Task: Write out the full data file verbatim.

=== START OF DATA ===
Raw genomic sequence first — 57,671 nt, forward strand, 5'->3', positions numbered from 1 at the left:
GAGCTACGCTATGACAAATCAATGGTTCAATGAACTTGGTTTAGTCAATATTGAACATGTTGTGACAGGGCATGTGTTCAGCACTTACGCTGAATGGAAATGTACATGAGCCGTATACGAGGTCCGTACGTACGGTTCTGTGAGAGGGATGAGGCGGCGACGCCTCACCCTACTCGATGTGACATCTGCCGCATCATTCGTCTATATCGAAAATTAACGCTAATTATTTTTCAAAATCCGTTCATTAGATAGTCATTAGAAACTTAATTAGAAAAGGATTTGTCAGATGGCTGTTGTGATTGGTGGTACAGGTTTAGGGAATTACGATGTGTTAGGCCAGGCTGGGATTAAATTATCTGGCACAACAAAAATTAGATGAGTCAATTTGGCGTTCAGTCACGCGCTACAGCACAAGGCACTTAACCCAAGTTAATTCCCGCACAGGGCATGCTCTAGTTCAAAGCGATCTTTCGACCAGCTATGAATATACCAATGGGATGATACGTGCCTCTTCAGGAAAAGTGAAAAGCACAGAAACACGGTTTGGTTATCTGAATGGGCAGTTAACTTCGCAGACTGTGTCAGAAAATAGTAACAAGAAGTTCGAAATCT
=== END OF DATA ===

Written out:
Raw genomic sequence first — 57,671 nt, forward strand, 5'->3', positions numbered from 1 at the left:
GAGCTACGCTATGACAAATCAATGGTTCAATGAACTTGGTTTAGTCAATATTGAACATGTTGTGACAGGGCATGTGTTCAGCACTTACGCTGAATGGAAATGTACATGAGCCGTATACGAGGTCCGTACGTACGGTTCTGTGAGAGGGATGAGGCGGCGACGCCTCACCCTACTCGATGTGACATCTGCCGCATCATTCGTCTATATCGAAAATTAACGCTAATTATTTTTCAAAATCCGTTCATTAGATAGTCATTAGAAACTTAATTAGAAAAGGATTTGTCAGATGGCTGTTGTGATTGGTGGTACAGGTTTAGGGAATTACGATGTGTTAGGCCAGGCTGGGATTAAATTATCTGGCACAACAAAAATTAGATGAGTCAATTTGGCGTTCAGTCACGCGCTACAGCACAAGGCACTTAACCCAAGTTAATTCCCGCACAGGGCATGCTCTAGTTCAAAGCGATCTTTCGACCAGCTATGAATATACCAATGGGATGATACGTGCCTCTTCAGGAAAAGTGAAAAGCACAGAAACACGGTTTGGTTATCTGAATGGGCAGTTAACTTCGCAGACTGTGTCAGAAAATAGTAACAAGAAGTTCGAAATCT